Almost everyone can get more sleep. Deep sleep is even more important. In fact, a lack of deep sleep can affect your health.
What is deep sleep? How do you know if this is enough for you? If not?
This article looks at what deep sleep is and what its health benefits are. It also looks at the causes and solutions for reducing your levels of deep sleep and helps you decide if you are getting enough sleep.
What is deep sleep?
Deep sleep is also called slow wave sleep. It gets its name from the slow brain waves called delta waves that the brain produces during this time.
Slow wave sleep is the deepest stage of sleep. It is also called stage 3 NREM sleep. This stage occurs most often in the first third of the night. It is very difficult to wake someone up from a deep sleep.
The stages of sleep were revised in 2007.
Until recently, the dream was divided into five stages. Deep sleep was called stage 4. In 2007, the American Academy of Sleep Medicine (AASM) changed this. Today's dream is divided into four stages:
- NREM Stage 1
- NREM Stage 2
- NREM Stage 3
- REM sleep
How much deep sleep do you need?
People of different ages spend different amounts of time in deep sleep. Children spend more time in deep sleep than adults. In general, school-age children and adolescents need to spend 20 to 25% of their sleep time in deep sleep. Adults should spend about 16-20% of their sleep in deep sleep.
Studies have shown that people spend less time in deep sleep as they age. Men, however, tend to experience a more pronounced decrease in the amount of deep sleep with age than women.
The health benefits of deep sleep
During deep sleep, the body releases growth hormone. It is a chemical that helps form and repair tissue.
Growth hormone is vital for normal growth during childhood, but it also plays an important role in adults. Helps build muscle after exercise and limits the effects of normal wear and tear on the body. Increased blood flow to the muscles during deep sleep helps these processes.
Deep sleep can also play a role in removing waste products from the brain, such as a protein called beta amyloid, which is found in abnormal amounts in the brains of Alzheimer's patients. Removing this waste helps your brain process and store memories.
Deep sleep also helps your immune system work better and returns energy to your cells.
Risks associated with a lack of deep sleep
It is clear that not getting enough sleep is bad for your health. When you don't get enough sleep, the quality of your sleep generally deteriorates. The effects on your body and brain may include:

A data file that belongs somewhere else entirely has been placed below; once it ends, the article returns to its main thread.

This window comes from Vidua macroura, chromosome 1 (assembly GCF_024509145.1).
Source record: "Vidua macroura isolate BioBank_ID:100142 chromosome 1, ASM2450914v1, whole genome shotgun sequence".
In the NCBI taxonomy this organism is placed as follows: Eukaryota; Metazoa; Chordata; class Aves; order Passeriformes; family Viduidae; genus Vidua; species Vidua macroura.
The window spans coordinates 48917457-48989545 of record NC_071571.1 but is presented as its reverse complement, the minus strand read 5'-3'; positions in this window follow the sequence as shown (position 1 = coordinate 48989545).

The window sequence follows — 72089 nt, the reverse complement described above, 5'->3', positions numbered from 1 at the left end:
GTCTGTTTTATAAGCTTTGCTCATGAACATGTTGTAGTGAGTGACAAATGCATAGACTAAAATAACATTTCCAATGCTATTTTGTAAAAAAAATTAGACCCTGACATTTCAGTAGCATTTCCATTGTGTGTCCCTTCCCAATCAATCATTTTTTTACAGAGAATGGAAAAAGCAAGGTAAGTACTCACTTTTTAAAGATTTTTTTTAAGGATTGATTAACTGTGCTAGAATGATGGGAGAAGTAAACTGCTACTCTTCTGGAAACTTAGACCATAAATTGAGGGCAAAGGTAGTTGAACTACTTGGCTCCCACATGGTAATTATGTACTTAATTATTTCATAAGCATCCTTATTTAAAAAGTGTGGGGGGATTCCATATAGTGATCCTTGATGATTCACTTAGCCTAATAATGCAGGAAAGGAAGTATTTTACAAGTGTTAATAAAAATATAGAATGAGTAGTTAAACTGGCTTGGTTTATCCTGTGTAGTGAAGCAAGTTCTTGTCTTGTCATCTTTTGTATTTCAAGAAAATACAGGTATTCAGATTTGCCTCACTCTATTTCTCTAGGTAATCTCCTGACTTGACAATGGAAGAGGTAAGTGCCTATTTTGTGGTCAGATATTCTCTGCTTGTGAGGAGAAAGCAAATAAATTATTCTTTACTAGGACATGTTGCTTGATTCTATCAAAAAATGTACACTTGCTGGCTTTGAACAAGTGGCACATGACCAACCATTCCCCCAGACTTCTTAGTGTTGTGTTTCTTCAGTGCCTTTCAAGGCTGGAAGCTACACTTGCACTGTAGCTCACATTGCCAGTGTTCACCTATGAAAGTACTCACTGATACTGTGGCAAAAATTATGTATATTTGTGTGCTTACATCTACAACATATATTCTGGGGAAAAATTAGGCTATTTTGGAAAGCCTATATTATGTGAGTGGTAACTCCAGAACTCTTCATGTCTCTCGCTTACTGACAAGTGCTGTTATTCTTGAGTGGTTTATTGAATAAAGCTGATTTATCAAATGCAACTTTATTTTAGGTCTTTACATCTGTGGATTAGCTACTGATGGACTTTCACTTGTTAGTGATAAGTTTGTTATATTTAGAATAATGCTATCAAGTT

Lack of deep sleep can make chronic pain worse. This can manifest itself in different ways. It can even lead to a diagnosis of fibromyalgia , which is characterized by pain, depression, and fatigue. When you sleep more soundly, you may feel less pain.
Children with untreated sleep disorders, such as sleep apnea, will sleep less. Decreased deep sleep inhibits the release of growth hormone. This can lead to slower growth than normal. Fortunately, children can catch up with growth after receiving treatment for their sleep disorder.
Beta-amyloid plaques accumulate in the brain tissue of Alzheimer's patients. Lack of deep sleep can interfere with the purification of these proteins. This can accelerate the progression of the disease.
Immune function and chronic disease
Lack of deep sleep can also damage your immune system. You can get more common illnesses, such as colds or the flu. Lack of deep sleep can also increase your risk of developing chronic diseases like heart disease or cancer.
Deep sleep is essential for good health. During deep sleep, your body regenerates and removes waste from your brain. When you don't get enough sleep, your immune system also stops working. You may also be at increased risk for Alzheimer's and chronic diseases like cancer.
Are you getting enough sleep?
You can usually tell when you are not getting enough sleep. You may have frequent awakenings or too many transitions from deep sleep to light sleep. You can also be wide awake. When you wake up in the morning, you may still feel tired. During the day, you may feel sleepy or tired.
Unfortunately, there is no easy and accurate way to measure the stages of sleep. This makes it difficult to know exactly how much deep sleep you sleep each night.
The gold standard for diagnosing sleep problems is the polysomnogram . This is a formal study from a sleep center that measures:
- Electrical activity in the brain (including stages of sleep) measured by an electroencephalogram (EEG) .
- Muscle activity
- Eye movements
- Respiratory patterns
- Oxygen levels
- Heart rate, which is measured by an electrocardiogram (EKG or EKG).
- Leg movements
This test has some limitations. It interferes with sleep and is not suitable for long-term observation. This is also expensive and not available to everyone. The test is very good at measuring deep sleep. However, it cannot provide a detailed picture of your long-term quality of sleep.
Portable devices can help fill the gap left after trying a sleep center. Fitness trackers and similar devices are convenient and can be used for a long time. These devices use several different measures to track your sleep, including:
- Heart rate
- Oxygen levels (some devices)
- EEG (some devices)
Portable devices can give you an overview of your sleeping patterns. Unfortunately, these measurements do not give you an accurate picture of your deep sleep.
Over time, these devices can become more accurate and more helpful in understanding long-term sleep.
If you don't get enough sleep, you will likely wake up feeling tired and sleepy during the day.